9 Reasons Why Your Company Needs a Wiki
I’m a huge fan of using a wiki to help organize our business and it’s various functions, such as creating software. In fact I usually end of recommending the use of a wiki to almost all my clients who do not already have one.
If you are not familiar with what a wiki is, let me give a simple definition right here:
A wiki can be defined as a web page or web site that allows a community of users to add, edit, and maintain content that usually surrounds a given topic or topics.
It’s a simple concept really, a web page that holds content, that’s almost no different than any web page out there. But the real difference between any old web page and a wiki is that anyone can edit a wiki right on the fly, while a web page is normally maintained by one person. In fact the more users that a wiki has adding and editing content, the more relevant and informational that wiki will become.
Now that we know what a wiki is let me get on to why I think your company could be better off than than it is today if they implemented a wiki.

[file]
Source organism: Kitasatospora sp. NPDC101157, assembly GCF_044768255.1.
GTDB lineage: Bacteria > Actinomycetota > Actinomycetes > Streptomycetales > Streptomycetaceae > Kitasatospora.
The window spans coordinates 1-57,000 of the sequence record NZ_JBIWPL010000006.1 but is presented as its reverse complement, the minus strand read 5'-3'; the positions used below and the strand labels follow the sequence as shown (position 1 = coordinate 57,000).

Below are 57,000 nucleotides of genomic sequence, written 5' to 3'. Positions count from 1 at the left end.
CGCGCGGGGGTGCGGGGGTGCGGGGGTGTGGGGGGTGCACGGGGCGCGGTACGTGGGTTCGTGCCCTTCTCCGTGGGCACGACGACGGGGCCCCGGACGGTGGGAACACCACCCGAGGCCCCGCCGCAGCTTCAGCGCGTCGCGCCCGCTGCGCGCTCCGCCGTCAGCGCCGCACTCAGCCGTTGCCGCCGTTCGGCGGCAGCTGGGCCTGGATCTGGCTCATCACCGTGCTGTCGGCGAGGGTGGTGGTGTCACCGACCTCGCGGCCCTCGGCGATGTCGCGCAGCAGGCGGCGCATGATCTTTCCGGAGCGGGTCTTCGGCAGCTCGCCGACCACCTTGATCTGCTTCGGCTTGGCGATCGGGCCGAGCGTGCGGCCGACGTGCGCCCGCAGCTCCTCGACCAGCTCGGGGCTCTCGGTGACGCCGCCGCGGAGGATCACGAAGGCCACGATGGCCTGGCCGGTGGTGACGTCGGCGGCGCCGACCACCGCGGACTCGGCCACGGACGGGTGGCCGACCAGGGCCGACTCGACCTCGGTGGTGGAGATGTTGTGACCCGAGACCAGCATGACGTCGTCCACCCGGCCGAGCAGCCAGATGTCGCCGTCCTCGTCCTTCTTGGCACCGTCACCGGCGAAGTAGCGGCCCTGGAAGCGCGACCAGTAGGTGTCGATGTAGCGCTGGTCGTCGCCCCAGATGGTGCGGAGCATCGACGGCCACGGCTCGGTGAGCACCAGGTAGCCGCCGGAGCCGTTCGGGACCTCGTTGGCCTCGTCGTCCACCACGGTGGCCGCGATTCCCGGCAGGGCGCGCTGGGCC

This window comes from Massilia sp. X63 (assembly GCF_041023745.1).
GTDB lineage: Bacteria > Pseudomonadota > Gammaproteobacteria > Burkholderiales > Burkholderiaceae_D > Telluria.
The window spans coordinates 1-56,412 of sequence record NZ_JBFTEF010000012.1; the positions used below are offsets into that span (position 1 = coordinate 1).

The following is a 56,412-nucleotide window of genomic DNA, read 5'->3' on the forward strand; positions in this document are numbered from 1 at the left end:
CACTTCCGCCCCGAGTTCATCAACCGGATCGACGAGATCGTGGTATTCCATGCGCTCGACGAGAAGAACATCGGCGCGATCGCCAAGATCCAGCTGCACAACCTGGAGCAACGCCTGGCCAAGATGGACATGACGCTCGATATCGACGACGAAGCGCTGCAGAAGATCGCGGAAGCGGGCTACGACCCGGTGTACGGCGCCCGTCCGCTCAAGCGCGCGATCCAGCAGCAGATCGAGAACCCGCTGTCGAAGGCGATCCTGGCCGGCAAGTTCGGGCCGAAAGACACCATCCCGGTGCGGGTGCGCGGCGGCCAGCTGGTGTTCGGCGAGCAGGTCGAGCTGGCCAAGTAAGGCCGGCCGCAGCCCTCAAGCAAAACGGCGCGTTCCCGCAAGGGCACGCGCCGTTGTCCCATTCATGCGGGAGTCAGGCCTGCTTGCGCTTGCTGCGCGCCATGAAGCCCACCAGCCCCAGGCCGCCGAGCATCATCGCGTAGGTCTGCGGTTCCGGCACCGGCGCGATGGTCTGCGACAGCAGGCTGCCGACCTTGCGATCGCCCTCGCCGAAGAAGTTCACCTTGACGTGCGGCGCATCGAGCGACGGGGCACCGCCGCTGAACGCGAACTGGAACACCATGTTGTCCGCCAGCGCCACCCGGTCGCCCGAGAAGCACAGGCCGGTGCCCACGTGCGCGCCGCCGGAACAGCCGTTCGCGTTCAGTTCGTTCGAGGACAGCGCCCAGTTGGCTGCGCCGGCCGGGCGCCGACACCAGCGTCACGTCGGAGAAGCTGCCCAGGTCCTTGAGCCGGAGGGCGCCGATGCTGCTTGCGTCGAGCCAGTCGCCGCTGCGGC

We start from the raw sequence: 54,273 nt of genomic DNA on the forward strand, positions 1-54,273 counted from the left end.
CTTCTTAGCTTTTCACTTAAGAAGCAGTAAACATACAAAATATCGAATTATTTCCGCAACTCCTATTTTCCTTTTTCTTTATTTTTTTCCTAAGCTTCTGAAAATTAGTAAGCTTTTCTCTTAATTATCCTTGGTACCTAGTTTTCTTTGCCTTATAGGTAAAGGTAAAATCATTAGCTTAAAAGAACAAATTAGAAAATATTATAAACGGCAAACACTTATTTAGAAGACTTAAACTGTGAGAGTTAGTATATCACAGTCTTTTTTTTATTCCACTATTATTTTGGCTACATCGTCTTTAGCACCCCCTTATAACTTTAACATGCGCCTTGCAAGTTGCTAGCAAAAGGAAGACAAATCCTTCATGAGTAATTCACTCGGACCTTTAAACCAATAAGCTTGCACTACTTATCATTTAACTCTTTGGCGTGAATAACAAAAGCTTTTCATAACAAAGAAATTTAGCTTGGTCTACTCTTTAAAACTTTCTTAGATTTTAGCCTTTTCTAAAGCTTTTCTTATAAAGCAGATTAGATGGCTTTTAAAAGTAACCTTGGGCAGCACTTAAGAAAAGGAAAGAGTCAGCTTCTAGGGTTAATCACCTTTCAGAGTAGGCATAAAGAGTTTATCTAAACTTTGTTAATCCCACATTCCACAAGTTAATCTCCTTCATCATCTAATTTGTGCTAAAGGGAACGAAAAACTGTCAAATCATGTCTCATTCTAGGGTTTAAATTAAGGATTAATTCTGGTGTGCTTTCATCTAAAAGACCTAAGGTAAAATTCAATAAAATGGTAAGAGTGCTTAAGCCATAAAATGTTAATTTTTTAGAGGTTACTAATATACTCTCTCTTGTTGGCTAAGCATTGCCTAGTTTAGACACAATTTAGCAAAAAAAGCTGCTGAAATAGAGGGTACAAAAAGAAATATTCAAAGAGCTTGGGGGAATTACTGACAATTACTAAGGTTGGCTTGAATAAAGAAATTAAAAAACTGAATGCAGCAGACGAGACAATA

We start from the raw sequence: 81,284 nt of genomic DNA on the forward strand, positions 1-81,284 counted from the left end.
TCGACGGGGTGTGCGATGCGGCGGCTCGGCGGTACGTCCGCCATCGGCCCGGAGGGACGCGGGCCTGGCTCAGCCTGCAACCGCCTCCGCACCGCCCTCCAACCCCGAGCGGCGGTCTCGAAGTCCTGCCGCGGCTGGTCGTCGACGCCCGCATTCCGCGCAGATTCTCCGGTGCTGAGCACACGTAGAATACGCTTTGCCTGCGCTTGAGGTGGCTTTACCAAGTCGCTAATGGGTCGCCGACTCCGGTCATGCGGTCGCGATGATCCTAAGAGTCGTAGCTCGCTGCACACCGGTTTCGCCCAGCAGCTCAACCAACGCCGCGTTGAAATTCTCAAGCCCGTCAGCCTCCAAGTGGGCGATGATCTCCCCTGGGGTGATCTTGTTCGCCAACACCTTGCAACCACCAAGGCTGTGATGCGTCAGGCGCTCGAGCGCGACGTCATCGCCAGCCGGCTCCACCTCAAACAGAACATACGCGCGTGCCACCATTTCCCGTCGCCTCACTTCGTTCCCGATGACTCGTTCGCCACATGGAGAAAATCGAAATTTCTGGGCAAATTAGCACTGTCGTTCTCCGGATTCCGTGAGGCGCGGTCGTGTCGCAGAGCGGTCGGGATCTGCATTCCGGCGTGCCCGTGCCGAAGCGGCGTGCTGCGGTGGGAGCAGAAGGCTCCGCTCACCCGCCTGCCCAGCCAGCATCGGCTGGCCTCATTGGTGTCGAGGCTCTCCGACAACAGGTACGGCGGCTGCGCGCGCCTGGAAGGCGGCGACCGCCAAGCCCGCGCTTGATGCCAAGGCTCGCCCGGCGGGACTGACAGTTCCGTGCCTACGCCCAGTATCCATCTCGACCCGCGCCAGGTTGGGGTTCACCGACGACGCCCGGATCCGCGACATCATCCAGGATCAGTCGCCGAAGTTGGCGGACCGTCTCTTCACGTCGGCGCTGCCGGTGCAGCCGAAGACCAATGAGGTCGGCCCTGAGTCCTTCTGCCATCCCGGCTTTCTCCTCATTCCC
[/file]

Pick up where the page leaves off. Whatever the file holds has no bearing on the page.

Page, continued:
1. Knowledge is power
Collecting all the pieces of of knowledge from a persons head is a tough thing to do, no matter what the topic or project is. The old saying goes there is no substitute for experience and I firmly believe that. However, having a place that becomes the fountain of knowledge for you organization is very powerful.
The wiki becomes a repository of knowledge that all employees can contribute to and learn from. The more knowledgeable your employees are, the better they can serve your customers, the better they can perform their jobs, and hopefully that leads to making the company more profitable.
2. Documentation can save your life in a pinch
One of the most common uses of having a wiki is to have a single point to document a company, client, or project. The benefit of having a wiki page on a topic, such as a project, is that it is easy to add and maintain small pieces of documentation that sometimes don’t fit well into a full blown spec or project plan. Or sometimes just having a link that gets you to right location of the project plan or latest revision of a quote can be just as important.